Mosquitoes can carry diseases and transfer them from living things to other living organisms, including humans. Throughout history, many people have lost their lives because of the deadly diseases carried by some mosquitoes. However, most mosquitoes are more annoying than they are deadly. Mosquito bites normally produce red, itchy bumps on the skin of people allergic to the saliva, and scratching the bumps can break the skin and cause infection. Only the female mosquitoes bite, because the males’ mouths cannot penetrate skin, so they feed on flower nectar rather than blood.
Warm weather and wet conditions encourage mosquito activity. Flood-prone areas, heavily irrigated areas and areas near large bodies of water attract mosquitoes because the insects need water to reproduce.
Female mosquitoes need protein from animal blood to create their eggs. The females deposit their eggs on various surfaces where they can live for years without hatching. The eggs hatch after exposure to low levels of water and moisture. Reproduction can happen very quickly and produce an entire generation of mosquitoes in just five to seven days.
Aquatic organisms in the water provide food for mosquito larvae. The larvae have air tubes for breathing, but they can also survive with their heads immersed in water. The larval stage of five to seven days ends when the mosquitoes become pupae and typically remain inactive for two or three days. However, they have the ability to defend themselves during that period if necessary. The adult mosquitoes that emerge after that time can live for two weeks.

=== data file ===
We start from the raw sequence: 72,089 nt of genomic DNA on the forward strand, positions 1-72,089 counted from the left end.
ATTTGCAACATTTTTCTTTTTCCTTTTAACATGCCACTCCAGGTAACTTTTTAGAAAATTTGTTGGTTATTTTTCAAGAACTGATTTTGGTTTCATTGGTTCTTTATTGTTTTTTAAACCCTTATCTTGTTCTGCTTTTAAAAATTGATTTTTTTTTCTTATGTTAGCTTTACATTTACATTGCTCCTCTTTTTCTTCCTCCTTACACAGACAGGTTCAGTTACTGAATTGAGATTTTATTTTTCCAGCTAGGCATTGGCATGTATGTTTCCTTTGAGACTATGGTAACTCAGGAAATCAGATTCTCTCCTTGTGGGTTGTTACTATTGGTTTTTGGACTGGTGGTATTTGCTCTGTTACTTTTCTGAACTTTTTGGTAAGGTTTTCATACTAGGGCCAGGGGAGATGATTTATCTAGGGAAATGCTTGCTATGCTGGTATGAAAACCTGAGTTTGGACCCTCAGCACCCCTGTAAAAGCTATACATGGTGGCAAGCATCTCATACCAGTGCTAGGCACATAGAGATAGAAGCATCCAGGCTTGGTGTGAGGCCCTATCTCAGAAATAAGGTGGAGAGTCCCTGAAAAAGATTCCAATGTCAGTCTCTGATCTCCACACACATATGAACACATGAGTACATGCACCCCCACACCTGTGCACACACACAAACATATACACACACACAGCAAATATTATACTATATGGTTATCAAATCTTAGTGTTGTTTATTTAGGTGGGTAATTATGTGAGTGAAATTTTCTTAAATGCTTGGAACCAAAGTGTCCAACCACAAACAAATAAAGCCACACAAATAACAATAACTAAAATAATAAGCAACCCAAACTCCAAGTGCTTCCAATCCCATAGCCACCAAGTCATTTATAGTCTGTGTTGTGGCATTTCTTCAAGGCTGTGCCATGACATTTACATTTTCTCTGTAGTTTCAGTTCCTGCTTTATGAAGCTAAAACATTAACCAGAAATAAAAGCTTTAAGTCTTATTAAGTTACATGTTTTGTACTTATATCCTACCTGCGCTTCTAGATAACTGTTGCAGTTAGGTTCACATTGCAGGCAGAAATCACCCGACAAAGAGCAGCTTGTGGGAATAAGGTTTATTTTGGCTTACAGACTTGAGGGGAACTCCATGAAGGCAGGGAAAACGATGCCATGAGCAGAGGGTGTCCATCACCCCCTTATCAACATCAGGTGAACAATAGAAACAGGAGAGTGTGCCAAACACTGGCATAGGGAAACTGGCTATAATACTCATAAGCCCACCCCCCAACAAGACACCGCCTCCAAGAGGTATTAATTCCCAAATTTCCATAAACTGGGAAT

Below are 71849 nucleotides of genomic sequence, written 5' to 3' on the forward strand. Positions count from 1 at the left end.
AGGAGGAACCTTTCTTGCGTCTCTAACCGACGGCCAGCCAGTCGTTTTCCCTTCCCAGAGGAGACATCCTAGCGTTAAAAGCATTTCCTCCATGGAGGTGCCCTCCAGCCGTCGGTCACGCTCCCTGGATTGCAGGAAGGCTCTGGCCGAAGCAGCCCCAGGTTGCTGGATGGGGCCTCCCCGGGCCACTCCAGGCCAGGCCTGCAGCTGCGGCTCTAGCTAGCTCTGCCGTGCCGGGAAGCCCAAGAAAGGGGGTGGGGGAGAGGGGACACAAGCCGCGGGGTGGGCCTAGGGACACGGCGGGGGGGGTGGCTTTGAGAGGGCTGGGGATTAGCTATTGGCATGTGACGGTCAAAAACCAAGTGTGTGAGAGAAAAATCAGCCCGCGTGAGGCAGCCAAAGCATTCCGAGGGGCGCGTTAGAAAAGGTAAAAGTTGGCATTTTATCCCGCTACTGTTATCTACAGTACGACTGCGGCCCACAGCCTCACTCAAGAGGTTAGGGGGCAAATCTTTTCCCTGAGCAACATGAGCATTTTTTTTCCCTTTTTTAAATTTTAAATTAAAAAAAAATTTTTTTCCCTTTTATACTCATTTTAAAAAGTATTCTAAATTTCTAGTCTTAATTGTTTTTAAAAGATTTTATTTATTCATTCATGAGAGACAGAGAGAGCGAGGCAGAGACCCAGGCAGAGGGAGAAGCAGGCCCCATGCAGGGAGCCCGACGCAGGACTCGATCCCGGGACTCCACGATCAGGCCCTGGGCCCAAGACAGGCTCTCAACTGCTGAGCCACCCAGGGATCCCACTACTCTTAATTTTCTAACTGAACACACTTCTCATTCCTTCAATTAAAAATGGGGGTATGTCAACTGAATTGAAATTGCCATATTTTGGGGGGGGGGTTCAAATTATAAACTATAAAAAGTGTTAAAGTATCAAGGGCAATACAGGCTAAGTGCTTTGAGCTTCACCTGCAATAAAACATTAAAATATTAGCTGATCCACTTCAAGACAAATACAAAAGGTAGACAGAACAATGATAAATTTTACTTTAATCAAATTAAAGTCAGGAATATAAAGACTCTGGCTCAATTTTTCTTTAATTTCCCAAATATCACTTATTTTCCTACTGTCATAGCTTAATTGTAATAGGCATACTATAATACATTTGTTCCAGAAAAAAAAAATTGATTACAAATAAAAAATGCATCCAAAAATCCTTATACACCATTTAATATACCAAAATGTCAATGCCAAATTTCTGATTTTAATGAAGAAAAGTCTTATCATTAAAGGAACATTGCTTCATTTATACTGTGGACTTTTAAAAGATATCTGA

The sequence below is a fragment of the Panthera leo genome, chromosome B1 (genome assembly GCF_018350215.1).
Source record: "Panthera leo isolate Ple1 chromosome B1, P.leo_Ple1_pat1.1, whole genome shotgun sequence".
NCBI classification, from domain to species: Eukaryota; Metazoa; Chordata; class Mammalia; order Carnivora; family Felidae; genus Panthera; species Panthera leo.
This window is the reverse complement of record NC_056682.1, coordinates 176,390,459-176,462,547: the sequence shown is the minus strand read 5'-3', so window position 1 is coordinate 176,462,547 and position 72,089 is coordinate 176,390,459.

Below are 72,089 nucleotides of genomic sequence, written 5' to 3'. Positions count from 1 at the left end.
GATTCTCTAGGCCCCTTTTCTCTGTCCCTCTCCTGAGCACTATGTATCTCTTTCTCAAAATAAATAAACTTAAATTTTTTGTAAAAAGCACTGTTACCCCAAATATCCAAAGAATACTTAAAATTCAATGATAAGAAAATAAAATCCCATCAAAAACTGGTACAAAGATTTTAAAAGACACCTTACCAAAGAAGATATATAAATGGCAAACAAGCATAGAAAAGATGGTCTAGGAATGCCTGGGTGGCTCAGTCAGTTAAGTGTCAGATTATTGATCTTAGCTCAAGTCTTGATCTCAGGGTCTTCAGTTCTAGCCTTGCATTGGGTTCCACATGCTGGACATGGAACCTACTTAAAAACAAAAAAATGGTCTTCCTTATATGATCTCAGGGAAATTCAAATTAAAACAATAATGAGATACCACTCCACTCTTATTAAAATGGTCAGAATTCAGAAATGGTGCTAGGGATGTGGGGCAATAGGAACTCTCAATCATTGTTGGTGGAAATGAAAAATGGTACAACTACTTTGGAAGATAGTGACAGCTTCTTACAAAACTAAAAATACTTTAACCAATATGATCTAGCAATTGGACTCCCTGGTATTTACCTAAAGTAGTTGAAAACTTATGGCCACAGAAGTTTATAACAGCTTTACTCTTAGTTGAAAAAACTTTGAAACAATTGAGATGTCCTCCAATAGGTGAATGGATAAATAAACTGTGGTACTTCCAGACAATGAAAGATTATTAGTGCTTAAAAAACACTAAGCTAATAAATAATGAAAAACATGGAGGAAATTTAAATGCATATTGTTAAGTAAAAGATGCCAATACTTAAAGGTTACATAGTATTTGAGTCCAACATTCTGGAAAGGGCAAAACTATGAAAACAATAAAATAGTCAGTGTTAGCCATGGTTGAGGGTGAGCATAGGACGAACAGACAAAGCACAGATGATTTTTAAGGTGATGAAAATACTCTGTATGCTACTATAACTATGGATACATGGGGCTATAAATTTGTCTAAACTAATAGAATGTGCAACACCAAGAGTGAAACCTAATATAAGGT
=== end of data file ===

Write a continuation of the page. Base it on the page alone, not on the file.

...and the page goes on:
Most female mosquito species spend their days in the midst of damp foliage and come out in the evenings to feed on the blood of birds and mammals, but certain species feed on reptiles.
Know the Enemy…
There are approximately 2,700 different species of mosquitoes throughout the world, and the United States is home to 150 varieties. Species will vary in appearance, location, feeding habits, and in their threat to humans.
The following mosquitoes are the most common species found in the United States and Canada:
Aedes albopictus: Also known as the Asian tiger mosquito, it is associated with the transmission of dengue fever, eastern equine encephalitis and heartworm. It is native to the continent of Asia and was most likely brought to the U.S. through shipments of scrap tires from northern Asia.
It is a small mosquito with distinctive white scales on its thorax, and black and white scales on its abdomen and legs. It is an aggressive daytime biter.
Culex pipiens: Also known as the northern house mosquito, it is the most common species found in urban areas. It is believed to be primarily responsible for the transmission of the West Nile virus to humans, birds and other mammals.
It is brown and has white markings on its legs and mouth parts. It prefers to attack at dusk and after dark.
Anopheles quadrimaculatus: It is the chief carrier of malaria in the eastern, central and southern United States.